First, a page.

I find that article much better written than the BW article. DRM - as administered today at least - is a BAD thing. Copy-protected CD's are a BAD thing. DMCA and other moves by the labels to hurt the paying public are BAD things. Where do you look for these initiatives? It's not at Apple's door and it's not at Microsoft's door. Sure, each is guilty of limiting DRM, but they are the messengers here trying to build a business and also protect a business. The war for fair play must be waged against these labels with a solution for everyone who buys legitimate content. Bashing only Apple, just because it's so dominant and therefore the problems are seen more often, does NOTHING (actually - that DOES harm take-up). It will let in equally bad/worse DRM's. Frustratingly Ars Technica cannot make much of a difference in this, but, actually BW and the Guardian CAN.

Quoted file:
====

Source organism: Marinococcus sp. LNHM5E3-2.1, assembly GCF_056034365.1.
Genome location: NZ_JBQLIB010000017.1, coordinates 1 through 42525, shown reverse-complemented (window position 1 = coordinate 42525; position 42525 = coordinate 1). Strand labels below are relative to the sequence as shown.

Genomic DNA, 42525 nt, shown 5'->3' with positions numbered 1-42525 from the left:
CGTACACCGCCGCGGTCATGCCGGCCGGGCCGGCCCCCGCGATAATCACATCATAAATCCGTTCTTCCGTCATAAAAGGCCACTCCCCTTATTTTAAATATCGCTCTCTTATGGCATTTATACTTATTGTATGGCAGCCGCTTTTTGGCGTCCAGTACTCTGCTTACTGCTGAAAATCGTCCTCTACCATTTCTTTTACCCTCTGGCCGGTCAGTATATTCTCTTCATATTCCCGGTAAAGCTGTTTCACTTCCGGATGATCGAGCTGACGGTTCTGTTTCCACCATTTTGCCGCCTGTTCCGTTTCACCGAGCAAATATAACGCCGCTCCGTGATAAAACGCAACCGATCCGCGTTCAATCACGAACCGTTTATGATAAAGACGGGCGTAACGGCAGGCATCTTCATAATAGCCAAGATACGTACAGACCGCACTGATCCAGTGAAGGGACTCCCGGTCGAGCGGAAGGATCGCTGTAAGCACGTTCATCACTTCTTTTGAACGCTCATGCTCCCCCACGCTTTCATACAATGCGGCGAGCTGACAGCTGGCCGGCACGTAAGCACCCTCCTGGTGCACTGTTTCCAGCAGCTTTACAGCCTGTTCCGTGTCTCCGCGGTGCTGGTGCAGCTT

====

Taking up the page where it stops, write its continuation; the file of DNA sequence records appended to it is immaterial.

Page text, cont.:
I hope this makes it clearer where I stand on this.